Home News A different kind of horse racing: the Mongol Derby

A different kind of horse racing: the Mongol Derby

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To the die-hard fans of horse racing, the Mongol Derby sounds pretty familiar. It is a multi-horse race that runs all along the Mongolian Steppe, featuring the Mongolian wilderness and the natural landscape. It is one of a kind and despite the fact that it has no winning prizes, it remains one of the most popular horse races of all, particularly for its distinctive and unique characteristics and its challenges. 

And even though it is not available for betting as other horse races, which are offered by bookmakers at https://allbets.tv/it/bookmakers/horse-racing/, the Mongol Derby attracts and captures the interest and the attention of horse race fans and enthusiasts from all over the world. 

The Mongol Derby

This is an annual race that takes place during the month of August on the steppes of Mongolia. In fact it is a re-creation of the long-distance transmission system that was initially set up back in 1224 by Genghis Khan, in an attempt to establish the first message delivery system featuring horses. 

To honor this legendary system, the Mongol Derby gives riders the chance to ‘relive’ and ‘rerun’ the pathways that were used in the past. 

The “circuit”

What absolutely distinguishes the Mongol Derby from all other races is that it is the longest equestrian race in the world, with nearly 1000 km run across the steppes. This means that in their route, riders will go through hills, river crossings, wide-open grasslands, high mountain passes, wetlands and other such difficult and variable aspects of the landscape. 

Such a ‘circuit’ is in fact really difficult and challenging and it does not require only physical capabilities, but the mental capacity to cope with the changing landscape and of course with the changing demands for both the riders and the horses. 

What is very interesting is that every year the circuit is somewhat 25% changed and this is done to make sure that the route to be run has plenty of the required resources such as water supply. 

The horses

Horses’ skills and capabilities are also quite different from those that are valuable in the more traditional horse races. In fact, the Adventurists – the organizers of the race – are carefully picking each Mongolian horse for the particular race because of the challenges of the route.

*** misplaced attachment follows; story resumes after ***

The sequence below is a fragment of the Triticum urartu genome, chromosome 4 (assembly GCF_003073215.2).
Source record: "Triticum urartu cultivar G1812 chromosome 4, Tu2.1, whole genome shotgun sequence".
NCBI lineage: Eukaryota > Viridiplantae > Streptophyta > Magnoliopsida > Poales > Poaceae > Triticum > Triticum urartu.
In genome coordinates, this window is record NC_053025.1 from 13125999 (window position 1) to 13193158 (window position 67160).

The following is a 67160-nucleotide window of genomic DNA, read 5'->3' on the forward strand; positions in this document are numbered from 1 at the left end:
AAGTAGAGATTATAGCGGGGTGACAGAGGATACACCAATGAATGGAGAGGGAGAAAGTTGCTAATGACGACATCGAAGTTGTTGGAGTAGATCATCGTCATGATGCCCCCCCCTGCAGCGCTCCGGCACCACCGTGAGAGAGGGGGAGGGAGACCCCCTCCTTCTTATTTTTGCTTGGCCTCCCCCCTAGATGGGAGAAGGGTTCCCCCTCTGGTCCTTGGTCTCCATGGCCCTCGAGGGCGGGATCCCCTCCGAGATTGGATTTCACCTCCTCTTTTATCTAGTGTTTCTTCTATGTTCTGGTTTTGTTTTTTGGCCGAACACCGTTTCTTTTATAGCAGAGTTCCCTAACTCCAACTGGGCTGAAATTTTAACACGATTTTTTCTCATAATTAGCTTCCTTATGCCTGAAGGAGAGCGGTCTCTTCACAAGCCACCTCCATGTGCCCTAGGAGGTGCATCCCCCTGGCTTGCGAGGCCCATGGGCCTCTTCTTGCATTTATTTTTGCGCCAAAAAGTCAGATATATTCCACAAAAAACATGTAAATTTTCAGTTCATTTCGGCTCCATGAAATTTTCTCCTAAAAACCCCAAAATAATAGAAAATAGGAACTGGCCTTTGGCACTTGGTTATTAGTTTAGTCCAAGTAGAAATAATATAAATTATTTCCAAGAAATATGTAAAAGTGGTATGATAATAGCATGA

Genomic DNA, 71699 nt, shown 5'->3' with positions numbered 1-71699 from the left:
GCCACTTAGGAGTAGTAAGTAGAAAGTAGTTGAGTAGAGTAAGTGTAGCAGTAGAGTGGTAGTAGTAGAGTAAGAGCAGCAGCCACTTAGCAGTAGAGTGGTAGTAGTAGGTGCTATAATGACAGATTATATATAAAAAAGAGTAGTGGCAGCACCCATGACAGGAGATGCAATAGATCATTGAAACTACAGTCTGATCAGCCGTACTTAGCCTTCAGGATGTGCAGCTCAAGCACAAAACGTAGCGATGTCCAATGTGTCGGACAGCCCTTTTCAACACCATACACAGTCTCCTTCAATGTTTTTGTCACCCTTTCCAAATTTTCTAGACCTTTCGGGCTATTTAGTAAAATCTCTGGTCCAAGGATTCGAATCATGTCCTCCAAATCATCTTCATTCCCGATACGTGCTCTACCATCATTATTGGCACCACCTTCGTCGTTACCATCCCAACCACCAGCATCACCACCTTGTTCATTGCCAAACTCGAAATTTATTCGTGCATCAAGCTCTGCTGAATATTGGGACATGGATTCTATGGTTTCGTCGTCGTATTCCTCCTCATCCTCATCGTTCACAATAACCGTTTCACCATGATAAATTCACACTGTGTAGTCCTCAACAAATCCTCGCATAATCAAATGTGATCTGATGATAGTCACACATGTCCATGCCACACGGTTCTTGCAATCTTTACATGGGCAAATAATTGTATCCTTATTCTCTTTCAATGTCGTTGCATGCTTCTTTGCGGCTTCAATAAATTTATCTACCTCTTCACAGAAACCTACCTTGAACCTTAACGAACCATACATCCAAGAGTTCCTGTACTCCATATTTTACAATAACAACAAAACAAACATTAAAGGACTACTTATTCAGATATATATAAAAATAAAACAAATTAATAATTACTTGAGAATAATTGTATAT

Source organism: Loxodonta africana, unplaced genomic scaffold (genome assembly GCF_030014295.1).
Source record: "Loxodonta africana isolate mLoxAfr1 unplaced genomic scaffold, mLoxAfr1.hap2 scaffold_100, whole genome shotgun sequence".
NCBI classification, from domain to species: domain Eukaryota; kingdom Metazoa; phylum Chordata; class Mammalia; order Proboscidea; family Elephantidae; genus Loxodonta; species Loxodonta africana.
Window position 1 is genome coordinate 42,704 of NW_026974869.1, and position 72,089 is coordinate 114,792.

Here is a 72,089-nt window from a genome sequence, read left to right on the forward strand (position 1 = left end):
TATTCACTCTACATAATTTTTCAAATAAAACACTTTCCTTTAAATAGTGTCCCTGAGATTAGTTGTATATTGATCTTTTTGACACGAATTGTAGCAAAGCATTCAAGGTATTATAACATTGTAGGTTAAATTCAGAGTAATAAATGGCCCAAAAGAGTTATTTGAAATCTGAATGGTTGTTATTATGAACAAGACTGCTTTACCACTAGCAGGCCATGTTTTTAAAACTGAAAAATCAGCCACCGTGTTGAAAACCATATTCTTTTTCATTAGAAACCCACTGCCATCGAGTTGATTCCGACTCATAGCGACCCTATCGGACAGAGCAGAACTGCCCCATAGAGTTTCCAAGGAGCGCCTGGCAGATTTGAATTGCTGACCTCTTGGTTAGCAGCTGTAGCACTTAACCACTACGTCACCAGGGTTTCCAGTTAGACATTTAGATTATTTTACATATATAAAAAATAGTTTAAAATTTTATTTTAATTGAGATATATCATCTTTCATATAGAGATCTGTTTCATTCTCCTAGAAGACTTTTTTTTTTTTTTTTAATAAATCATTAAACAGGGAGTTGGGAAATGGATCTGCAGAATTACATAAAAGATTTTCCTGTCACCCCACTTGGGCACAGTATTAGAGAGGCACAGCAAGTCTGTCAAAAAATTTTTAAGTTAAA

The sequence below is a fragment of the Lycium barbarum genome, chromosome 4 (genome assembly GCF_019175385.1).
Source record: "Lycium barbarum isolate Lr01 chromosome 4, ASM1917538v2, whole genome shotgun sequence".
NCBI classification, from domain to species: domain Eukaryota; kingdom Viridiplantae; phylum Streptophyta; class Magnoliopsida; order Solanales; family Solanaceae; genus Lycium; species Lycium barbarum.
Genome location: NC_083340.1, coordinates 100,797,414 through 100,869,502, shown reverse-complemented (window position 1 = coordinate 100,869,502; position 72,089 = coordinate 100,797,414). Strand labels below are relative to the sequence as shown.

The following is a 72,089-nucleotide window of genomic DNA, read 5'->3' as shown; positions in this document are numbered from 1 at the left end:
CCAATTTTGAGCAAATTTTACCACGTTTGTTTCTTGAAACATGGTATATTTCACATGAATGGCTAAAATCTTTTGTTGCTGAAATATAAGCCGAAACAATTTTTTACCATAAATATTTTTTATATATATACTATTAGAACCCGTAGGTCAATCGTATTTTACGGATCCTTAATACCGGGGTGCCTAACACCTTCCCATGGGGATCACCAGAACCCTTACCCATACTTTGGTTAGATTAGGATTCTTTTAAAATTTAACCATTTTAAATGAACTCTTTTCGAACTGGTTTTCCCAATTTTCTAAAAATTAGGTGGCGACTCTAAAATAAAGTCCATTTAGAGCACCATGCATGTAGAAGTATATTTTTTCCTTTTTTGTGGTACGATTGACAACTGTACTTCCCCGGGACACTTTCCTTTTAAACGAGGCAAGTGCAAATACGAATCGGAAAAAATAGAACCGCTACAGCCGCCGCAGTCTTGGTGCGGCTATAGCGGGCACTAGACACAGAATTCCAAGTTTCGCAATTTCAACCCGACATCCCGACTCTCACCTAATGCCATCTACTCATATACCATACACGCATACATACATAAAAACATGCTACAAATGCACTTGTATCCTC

In order to prevent horses’ welfare, riders need to switch them every 40 km. There are stations designed for this purpose, where riders should stop and change their companions. Given that the race is not an endurance race for horses, it is imperative that their health is safeguarded and they are prevented from exhaustion or from any kind of injury. 

In all these stations there are vets who monitor horses’ physical condition and provide them with the necessary treatment if needed. 

The riders

It’s not easy to be a rider in the Mongol Derby. For this reason, the Adventurists have developed a robust screening system which makes sure that the riders have the skills and capabilities to participate in this challenging race. 

Each rider undergoes a small interview and pays a participation fee which is nearly $15.000. This fee essentially covers issues such as the cost of horses, medical support, training, and technological equipment (such as live race tracking and monitoring devices). 

Race hours and duration

Since the Mongol Derby is the longest equestrian race on earth and one of the hardest races as well, it’s only natural to think that it can’t be lasting for only a few hours! In fact, the race usually lasts 10 days, but riders and horses are not running 24/7. 

There are certain rules which limit the riding hours to 11 each day. Riding takes place only from 07.00 till 18.00 and from that point on riders and horses need to rest until the next day, where they continue their racing. 

Overall the Mongol Derby is a unique and exciting race that is not designed to get riders and horses into winning a money prize. The prize is the unforgettable and once-in-a-lifetime chance to go down this route in an organized context and experience the wilderness of the landscape and the great challenges of the circuit.

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Christopher Stern
Christopher Stern is a Washington-based reporter. Chris spent many years covering tech policy as a business reporter for renowned publications. He has extensive experience covering Congress, the Federal Communications Commission, and the Federal Trade Commissions. He is a graduate of Middlebury College. Email:[email protected]

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